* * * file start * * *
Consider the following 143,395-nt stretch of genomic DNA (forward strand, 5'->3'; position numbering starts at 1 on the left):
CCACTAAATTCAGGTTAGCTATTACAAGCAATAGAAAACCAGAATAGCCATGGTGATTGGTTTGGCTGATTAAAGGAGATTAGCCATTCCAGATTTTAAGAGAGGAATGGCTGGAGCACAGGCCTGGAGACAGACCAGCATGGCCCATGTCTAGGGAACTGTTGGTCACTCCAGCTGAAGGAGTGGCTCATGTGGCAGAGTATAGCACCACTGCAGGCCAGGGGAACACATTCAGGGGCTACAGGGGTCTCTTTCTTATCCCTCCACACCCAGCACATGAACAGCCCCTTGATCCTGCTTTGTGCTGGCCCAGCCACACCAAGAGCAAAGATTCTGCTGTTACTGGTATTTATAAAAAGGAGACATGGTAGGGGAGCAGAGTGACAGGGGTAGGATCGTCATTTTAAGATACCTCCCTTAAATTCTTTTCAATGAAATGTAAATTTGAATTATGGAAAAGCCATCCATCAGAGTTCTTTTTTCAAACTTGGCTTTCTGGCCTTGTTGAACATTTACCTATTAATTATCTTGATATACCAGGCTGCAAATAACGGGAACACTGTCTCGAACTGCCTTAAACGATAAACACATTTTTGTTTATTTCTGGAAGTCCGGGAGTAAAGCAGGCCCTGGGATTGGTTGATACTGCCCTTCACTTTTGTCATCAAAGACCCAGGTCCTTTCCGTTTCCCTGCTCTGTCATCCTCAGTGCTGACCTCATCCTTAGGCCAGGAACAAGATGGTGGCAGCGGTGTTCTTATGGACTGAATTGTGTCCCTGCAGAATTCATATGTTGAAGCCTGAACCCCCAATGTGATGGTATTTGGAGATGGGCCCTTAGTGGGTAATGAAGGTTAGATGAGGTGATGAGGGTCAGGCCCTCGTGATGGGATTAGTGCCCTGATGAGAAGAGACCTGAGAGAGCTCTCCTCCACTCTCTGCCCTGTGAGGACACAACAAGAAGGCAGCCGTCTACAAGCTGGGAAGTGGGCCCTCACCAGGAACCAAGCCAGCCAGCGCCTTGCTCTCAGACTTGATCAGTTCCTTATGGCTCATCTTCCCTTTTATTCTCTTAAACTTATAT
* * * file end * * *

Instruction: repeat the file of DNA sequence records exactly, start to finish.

Consider the following 143,395-nt stretch of genomic DNA (forward strand, 5'->3'; position numbering starts at 1 on the left):
CCACTAAATTCAGGTTAGCTATTACAAGCAATAGAAAACCAGAATAGCCATGGTGATTGGTTTGGCTGATTAAAGGAGATTAGCCATTCCAGATTTTAAGAGAGGAATGGCTGGAGCACAGGCCTGGAGACAGACCAGCATGGCCCATGTCTAGGGAACTGTTGGTCACTCCAGCTGAAGGAGTGGCTCATGTGGCAGAGTATAGCACCACTGCAGGCCAGGGGAACACATTCAGGGGCTACAGGGGTCTCTTTCTTATCCCTCCACACCCAGCACATGAACAGCCCCTTGATCCTGCTTTGTGCTGGCCCAGCCACACCAAGAGCAAAGATTCTGCTGTTACTGGTATTTATAAAAAGGAGACATGGTAGGGGAGCAGAGTGACAGGGGTAGGATCGTCATTTTAAGATACCTCCCTTAAATTCTTTTCAATGAAATGTAAATTTGAATTATGGAAAAGCCATCCATCAGAGTTCTTTTTTCAAACTTGGCTTTCTGGCCTTGTTGAACATTTACCTATTAATTATCTTGATATACCAGGCTGCAAATAACGGGAACACTGTCTCGAACTGCCTTAAACGATAAACACATTTTTGTTTATTTCTGGAAGTCCGGGAGTAAAGCAGGCCCTGGGATTGGTTGATACTGCCCTTCACTTTTGTCATCAAAGACCCAGGTCCTTTCCGTTTCCCTGCTCTGTCATCCTCAGTGCTGACCTCATCCTTAGGCCAGGAACAAGATGGTGGCAGCGGTGTTCTTATGGACTGAATTGTGTCCCTGCAGAATTCATATGTTGAAGCCTGAACCCCCAATGTGATGGTATTTGGAGATGGGCCCTTAGTGGGTAATGAAGGTTAGATGAGGTGATGAGGGTCAGGCCCTCGTGATGGGATTAGTGCCCTGATGAGAAGAGACCTGAGAGAGCTCTCCTCCACTCTCTGCCCTGTGAGGACACAACAAGAAGGCAGCCGTCTACAAGCTGGGAAGTGGGCCCTCACCAGGAACCAAGCCAGCCAGCGCCTTGCTCTCAGACTTGATCAGTTCCTTATGGCTCATCTTCCCTTTTATTCTCTTAAACTTATAT